In writing this book Brother Edgecombe received help from others (brothers and sisters) and the result is therefore not to be considered only as one man’s view. In an age when it is difficult to respond positively to the challenges posed by man-made rules and godless philosophies, simple Bible teaching as expounded in this book will be of great help. It is recommended to all brothers, sisters and ecclesias, and not just those confronting these issues directly.


  2. James Wilkins

    The Testimony review (from September 2011)

    Men and women in Christ
    ON ITS establishment, the Christadelphian community sought to free itself from the shackles of false Christianity and to recapture the purity of apostolic belief and practice. It was recognised as essential that all brothers and sisters of the Lord should turn their backs on the behaviour and attitudes of the world, and, at least as important, that they reject the errors of corrupted Christianity. This was a struggle in both the first and the nineteenth centuries, and it remains a struggle in the twenty-first century.

    In the 1800s our brethren modelled ecclesial practice as closely as possible on principles drawn from the New Testament. Thus our community was established as an egalitarian lay community—a body of professionals and unskilled workers, middle and lower classes, men and women all working together to promote the gospel. From the earliest days, all members of the ecclesia regardless of gender could vote in ecclesial elections and at business meetings where the activities of the individual congregations were determined. The early volumes of the Christadelphian provide ample evidence that both brothers and sisters were actively engaged in activities that involved teaching, preaching, music, preparing candidates for baptism, writing and welfare. The only sphere of activity closed to sisters was the leadership and teaching at formal ecclesial meetings, this restriction being based on New Testament passages such as 1 Corinthians 14 and 1 Timothy 2.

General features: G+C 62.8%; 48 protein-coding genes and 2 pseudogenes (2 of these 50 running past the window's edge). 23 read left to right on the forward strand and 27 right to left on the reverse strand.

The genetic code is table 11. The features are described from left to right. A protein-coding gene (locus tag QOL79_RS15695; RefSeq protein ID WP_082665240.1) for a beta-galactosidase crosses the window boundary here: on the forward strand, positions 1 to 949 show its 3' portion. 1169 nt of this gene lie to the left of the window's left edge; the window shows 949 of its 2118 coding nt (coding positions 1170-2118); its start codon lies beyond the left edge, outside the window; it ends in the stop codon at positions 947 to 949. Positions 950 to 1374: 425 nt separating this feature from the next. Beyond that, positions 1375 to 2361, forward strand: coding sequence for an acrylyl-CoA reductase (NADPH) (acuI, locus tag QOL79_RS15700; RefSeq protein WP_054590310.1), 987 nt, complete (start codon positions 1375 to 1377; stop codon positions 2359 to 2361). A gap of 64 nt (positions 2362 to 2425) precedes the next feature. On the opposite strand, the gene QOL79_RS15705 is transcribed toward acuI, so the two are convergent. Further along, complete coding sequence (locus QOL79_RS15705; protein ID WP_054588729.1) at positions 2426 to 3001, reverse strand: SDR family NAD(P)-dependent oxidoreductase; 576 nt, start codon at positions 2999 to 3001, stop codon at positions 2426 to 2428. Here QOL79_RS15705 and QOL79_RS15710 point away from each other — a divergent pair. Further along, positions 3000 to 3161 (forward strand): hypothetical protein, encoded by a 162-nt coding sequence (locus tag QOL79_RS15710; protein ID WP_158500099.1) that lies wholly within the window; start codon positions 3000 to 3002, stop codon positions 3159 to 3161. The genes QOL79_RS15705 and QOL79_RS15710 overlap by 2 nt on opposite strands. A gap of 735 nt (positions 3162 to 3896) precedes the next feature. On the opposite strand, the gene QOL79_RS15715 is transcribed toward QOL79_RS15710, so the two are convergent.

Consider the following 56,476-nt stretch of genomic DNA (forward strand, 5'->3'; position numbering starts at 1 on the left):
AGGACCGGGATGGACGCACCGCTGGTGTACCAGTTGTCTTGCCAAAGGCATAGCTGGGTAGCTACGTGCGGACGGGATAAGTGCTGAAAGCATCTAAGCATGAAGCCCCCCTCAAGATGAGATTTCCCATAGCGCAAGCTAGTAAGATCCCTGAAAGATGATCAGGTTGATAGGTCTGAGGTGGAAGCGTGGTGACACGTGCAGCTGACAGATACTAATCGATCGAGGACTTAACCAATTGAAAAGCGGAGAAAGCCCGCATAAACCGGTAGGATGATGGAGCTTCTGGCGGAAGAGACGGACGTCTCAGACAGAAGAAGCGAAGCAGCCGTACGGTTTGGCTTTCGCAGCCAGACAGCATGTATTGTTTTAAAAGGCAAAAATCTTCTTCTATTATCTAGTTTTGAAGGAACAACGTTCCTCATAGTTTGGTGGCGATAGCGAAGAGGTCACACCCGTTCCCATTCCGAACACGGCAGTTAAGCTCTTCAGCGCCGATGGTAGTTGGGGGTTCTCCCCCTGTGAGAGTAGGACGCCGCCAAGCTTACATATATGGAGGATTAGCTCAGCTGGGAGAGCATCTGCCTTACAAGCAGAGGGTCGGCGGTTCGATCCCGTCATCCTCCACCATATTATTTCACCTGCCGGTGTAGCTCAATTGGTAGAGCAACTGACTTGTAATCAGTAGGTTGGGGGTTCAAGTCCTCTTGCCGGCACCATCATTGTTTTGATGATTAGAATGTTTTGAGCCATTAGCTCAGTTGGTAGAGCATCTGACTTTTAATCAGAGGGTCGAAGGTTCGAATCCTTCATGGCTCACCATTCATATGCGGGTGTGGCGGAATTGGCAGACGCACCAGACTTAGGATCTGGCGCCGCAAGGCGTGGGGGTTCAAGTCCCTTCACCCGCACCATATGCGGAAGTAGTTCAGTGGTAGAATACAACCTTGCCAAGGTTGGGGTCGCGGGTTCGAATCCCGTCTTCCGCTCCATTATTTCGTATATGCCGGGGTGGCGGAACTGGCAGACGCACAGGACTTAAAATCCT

Modern dangers
    From time to time in our history, voices have arisen to challenge the generally accepted understanding of the differing roles of brothers and sisters in the ecclesia. Movements like the suffragettes led some brothers and sisters to question the Bible’s teaching in this area. At times, a few who were seduced by unsound ideas on the subject made shipwreck of their faith; but until a second wave of feminism swept the Western world in the 1960s and 1970s questions about gender and ecclesial service had only a marginally destabilising influence on ecclesial harmony.

    Such is no longer the case. The ecclesial world in the closing decades of the twentieth and the early years of the twenty-first century has been troubled by increasing agitation on these issues. Inevitably this has led to extreme positions being adopted at both ends of the spectrum, considerable disharmony within and between ecclesias, and the disheartening of many of Christ’s little ones.